Raise your hand if you grew up during a time when the beauty standard that was upheld and reinforced belonged only to a specific type of woman: usually blonde, typically tall, and always very, very thin. (Of course, having big boobs and a tiny waist were also highly praised.)
If you’re like me, there’s a good chance you’ve still got emotional scars from the ‘90s (even typing the phrase “heroin chic” makes me recoil) and 2000s, when mainstream media was more than happy to tell us everything that was wrong with our bodies, all while selling us sh*t that would “fix” or “conceal” those “flaws.”
Even with years of therapy, deprogramming and unlearning diet culture, and the efforts to treat myself and others with the unrelenting kindness we’ve always deserved, I know I’m still holding onto some outdated, baseless bullsh*t from that time period. And maybe you are, too.
As someone who’s not tall and not particularly thin, I can’t be alone when I admit that I’ve spent most of my teen and adult life shunning styles of clothes if I didn’t deem them “figure-flattering,” which is a thinly veiled way of saying “makes me look smaller” or “minimizes” some or all of my body. Maybe you also do this without even realizing it. After all, if you’re of the generation who watched Jessica Simpson get publicly skewered in 2009 for daring to wear a pair of “mom jeans” onstage (yes, even by women), it’s hard not to fall into the trap of thinking that your body only has value the smaller it appears to others.
For years, I stuck only to “skinny” jeans, hoping they would magically make my thick, strong, muscular legs look, well, skinny. They were on trend, so I too would be, even though my stomach always felt sore from a waistband cutting into it and I would slide the pants off the second I stepped inside the house. Instead of apologizing to my flesh for placing it into denim torture devices, I’d say mean things to it, wondering when it would just disappear so I wouldn’t have to deal with it anymore.
So, when social media started telling me that the cool girls were wearing wide-leg pants, I simply thought, “Everyone else looks great in them, but they’re just not for me.” But I’m here with an important fashion PSA, and it’s all due to a chance encounter with a hot pink jumpsuit from Rent the Runway for a Barbie screening. My friend, I’m begging you, try the wide-leg pants.
My style a-ha moment came when I realized I had nothing pink enough to wear for Barbie, so I took a chance on a rented jumpsuit. While it was several inches too long (short girl problems, you know), I put on my highest heels and wore that thing proudly. I posted photos on Instagram, and I didn’t edit my thighs to appear smaller or do any other sort of trickery to “minimize” my body.
I was wearing glitter lipstick and a tiara watching arguably the most feminist studio film of the year about one of the world’s biggest pop culture fashion icons, so why the f*ck should I care if my legs or stomach looked small? I’d had enough of trying to change myself to fit some arbitrary and impossible standard I wasn’t made to fit into. The jig was finally up.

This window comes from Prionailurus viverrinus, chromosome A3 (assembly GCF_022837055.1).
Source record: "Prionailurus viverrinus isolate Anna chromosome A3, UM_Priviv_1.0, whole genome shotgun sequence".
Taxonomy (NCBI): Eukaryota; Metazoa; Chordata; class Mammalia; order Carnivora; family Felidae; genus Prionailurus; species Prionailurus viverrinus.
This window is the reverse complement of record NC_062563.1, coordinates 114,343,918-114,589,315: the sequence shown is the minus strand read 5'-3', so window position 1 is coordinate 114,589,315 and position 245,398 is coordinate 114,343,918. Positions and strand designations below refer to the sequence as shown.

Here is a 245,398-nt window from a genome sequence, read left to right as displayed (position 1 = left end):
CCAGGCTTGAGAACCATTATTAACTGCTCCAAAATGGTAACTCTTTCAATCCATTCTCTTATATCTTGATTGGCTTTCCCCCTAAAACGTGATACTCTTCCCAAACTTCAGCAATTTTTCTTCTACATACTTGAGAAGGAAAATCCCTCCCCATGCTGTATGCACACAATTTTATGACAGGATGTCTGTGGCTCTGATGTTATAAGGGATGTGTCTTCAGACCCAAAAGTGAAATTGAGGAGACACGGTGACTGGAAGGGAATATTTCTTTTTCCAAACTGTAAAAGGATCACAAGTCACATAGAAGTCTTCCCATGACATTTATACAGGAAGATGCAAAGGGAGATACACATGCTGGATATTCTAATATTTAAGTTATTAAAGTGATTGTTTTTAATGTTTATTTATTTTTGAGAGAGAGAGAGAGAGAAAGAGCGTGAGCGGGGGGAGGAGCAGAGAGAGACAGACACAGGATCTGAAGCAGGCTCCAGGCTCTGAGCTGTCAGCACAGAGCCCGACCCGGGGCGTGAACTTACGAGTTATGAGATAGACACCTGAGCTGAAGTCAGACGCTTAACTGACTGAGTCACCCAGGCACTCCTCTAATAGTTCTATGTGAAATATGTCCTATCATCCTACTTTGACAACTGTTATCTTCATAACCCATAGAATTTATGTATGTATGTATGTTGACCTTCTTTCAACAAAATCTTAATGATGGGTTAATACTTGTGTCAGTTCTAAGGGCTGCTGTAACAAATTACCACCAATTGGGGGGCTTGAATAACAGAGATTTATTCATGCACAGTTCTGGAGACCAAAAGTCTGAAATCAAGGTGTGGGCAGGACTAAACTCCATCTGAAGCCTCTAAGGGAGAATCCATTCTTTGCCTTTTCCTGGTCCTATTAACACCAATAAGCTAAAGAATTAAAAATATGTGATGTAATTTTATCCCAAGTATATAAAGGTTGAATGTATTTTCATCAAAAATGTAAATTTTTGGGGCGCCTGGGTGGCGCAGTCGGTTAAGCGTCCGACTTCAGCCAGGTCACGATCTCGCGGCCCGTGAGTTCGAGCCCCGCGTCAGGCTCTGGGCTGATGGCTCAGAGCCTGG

Next came wide-leg jeans, which arrived in the form of a cute mirror moment thanks to a pair of high-rise wide-leg denim from Chico’s I was graciously gifted. Sure, they needed to be hemmed a few inches, but they looked great and felt even better. My stomach could breathe, and I didn’t want to claw them off as soon as I could. Your clothes should feel comfortable. I know, what a concept!
I urge you to wear the wide-leg pants and the “mom” jeans. Not only are they cool now, but they are so comfortable, which is honestly all that matters. And yeah, they truly do look good AF on every body type, as Jaime King, professional fashion designer and SVP of design and trend with Maurices, tells Scary Mommy. (Pssst… the brand has both wide-legged pants and denim.)
If you haven’t bought new pants in a long time, King shares how to find your perfect fit. “If someone is new to wide-leg pants, it’s best to start with understanding what size best fits your true waistline,” she says. “That portion of the pants will fit similarly to other pairs of jeans or pants you already feel comfortable wearing. However, the hips and rest of the leg are much more breathable, so you may want to play with your size and see what fits best on your hips. Most wide-legged pants are high-rise, so you may be able to size down depending on where you typically wear your pants.”
The style possibilities are endless with a wide-leg cut, as King notes. “Once you find your fit, you can play around with what you already have in your closet, pairing them with a crop top or flowy peplum top to create the ultimate polished look, or a tapered blazer to dress it up a bit. Tucking in a top will also create contrast with your waist, adding contour to your body’s silhouette. This is especially helpful if you wear a petite length. You want to make sure your waist is more defined if you fall into this body type to not overwhelm your frame.”
“As for shoes, wide-legged pants typically don’t show a ton of your shoe. And while you can wear boots, you may not see all of them. Booties with a heel, or loafers with chunky heels help to accentuate the wide nature and flow of the look.”